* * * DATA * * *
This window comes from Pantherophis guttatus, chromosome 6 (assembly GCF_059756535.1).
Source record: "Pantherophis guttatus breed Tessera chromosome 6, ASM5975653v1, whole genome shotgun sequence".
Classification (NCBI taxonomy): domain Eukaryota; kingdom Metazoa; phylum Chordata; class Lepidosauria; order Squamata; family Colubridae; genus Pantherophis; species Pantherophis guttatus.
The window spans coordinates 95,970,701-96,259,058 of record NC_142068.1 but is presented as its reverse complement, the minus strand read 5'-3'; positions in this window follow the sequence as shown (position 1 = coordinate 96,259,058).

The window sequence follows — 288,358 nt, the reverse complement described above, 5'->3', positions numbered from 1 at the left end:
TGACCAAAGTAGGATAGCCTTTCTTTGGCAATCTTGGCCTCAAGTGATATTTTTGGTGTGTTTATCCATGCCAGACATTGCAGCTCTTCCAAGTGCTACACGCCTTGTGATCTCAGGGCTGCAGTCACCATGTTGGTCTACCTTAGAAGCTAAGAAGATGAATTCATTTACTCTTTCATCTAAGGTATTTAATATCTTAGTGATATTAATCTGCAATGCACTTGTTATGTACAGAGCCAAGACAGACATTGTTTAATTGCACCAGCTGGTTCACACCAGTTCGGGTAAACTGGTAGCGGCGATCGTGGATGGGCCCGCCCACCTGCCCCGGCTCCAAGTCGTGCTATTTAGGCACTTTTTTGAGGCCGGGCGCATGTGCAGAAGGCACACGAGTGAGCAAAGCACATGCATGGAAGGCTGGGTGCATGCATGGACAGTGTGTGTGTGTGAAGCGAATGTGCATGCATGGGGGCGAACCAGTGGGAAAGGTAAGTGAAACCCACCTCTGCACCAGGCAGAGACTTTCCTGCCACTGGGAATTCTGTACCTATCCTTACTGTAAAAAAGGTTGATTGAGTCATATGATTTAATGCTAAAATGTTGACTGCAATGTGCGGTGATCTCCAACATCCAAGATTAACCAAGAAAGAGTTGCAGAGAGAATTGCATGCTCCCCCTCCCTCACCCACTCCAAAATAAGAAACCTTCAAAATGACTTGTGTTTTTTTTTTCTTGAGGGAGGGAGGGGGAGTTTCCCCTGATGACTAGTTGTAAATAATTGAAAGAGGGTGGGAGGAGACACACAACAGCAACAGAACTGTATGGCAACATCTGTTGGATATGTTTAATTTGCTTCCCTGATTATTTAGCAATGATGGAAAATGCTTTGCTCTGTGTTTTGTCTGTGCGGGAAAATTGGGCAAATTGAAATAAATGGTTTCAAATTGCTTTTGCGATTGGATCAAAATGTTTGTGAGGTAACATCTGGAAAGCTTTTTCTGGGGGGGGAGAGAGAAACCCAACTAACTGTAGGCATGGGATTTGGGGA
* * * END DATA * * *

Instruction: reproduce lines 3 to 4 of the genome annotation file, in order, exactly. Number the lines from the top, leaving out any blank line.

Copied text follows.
Classification (NCBI taxonomy): domain Eukaryota; kingdom Metazoa; phylum Chordata; class Lepidosauria; order Squamata; family Colubridae; genus Pantherophis; species Pantherophis guttatus.
The window spans coordinates 95,970,701-96,259,058 of record NC_142068.1 but is presented as its reverse complement, the minus strand read 5'-3'; positions in this window follow the sequence as shown (position 1 = coordinate 96,259,058).